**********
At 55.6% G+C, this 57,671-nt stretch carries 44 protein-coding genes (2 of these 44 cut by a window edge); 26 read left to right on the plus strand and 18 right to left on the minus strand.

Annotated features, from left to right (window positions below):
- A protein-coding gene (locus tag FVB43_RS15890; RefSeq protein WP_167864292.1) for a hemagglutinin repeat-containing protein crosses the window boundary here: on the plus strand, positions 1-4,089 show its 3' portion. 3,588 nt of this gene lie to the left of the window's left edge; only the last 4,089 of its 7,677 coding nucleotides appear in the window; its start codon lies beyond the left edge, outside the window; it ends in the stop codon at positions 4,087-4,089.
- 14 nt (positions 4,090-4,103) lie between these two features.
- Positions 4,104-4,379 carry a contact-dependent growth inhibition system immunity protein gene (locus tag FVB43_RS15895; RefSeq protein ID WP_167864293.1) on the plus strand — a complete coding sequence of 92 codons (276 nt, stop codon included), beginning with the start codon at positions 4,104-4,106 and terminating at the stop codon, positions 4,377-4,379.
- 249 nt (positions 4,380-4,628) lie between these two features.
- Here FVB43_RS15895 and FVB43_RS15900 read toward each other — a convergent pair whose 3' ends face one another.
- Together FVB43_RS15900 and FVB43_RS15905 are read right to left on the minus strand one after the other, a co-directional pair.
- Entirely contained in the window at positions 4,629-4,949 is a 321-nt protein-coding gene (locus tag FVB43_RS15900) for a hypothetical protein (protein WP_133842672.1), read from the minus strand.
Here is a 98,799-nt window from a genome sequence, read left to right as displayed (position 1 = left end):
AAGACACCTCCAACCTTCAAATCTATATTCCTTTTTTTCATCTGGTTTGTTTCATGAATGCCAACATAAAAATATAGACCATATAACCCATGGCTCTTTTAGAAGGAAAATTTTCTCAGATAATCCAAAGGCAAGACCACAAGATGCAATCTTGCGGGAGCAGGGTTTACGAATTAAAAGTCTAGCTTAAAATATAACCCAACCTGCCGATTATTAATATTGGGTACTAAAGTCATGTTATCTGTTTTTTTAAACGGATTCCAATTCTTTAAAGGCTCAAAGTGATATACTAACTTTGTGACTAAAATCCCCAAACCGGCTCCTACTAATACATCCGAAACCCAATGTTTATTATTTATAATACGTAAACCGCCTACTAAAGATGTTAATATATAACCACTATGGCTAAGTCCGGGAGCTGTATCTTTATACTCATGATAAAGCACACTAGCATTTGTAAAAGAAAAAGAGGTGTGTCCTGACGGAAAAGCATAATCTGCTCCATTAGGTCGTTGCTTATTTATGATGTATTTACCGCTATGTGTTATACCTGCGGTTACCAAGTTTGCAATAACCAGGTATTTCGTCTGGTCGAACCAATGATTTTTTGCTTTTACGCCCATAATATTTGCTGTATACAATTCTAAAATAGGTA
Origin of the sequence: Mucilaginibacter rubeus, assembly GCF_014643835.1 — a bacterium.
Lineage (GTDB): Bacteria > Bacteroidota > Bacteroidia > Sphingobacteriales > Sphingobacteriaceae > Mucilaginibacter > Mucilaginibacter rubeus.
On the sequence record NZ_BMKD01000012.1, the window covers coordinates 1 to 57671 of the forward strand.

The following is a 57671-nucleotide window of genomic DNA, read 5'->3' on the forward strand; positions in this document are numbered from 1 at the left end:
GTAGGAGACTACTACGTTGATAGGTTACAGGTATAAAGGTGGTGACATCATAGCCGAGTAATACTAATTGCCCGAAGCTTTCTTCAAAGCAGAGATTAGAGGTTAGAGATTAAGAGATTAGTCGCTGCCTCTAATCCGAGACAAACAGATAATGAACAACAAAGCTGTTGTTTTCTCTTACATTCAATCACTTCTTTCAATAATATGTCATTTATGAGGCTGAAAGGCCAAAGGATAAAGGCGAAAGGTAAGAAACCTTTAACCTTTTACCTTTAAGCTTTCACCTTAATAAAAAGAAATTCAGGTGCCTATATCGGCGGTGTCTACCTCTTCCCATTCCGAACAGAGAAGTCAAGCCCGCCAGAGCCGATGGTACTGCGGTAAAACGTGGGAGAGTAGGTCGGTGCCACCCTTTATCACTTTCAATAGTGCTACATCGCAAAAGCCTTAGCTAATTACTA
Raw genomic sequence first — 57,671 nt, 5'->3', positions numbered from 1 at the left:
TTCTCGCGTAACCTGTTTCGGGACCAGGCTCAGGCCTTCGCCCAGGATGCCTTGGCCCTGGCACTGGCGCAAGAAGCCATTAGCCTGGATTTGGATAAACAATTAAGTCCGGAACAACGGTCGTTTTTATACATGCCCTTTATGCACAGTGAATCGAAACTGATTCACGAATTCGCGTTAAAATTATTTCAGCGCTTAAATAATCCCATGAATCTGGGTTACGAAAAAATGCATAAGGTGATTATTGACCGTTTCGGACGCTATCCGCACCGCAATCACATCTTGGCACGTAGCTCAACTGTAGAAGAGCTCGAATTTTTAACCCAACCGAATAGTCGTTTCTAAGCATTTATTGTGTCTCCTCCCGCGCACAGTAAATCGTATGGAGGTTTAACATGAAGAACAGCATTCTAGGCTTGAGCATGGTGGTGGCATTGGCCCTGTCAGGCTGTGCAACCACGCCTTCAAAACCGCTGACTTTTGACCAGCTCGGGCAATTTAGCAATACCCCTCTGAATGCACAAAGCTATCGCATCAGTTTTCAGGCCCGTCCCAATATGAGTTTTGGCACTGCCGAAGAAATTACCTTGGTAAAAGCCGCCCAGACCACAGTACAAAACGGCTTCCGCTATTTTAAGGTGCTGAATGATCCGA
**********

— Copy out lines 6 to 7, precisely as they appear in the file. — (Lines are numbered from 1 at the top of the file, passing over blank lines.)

- 249 nt (positions 4,380-4,628) lie between these two features.
- Here FVB43_RS15895 and FVB43_RS15900 read toward each other — a convergent pair whose 3' ends face one another.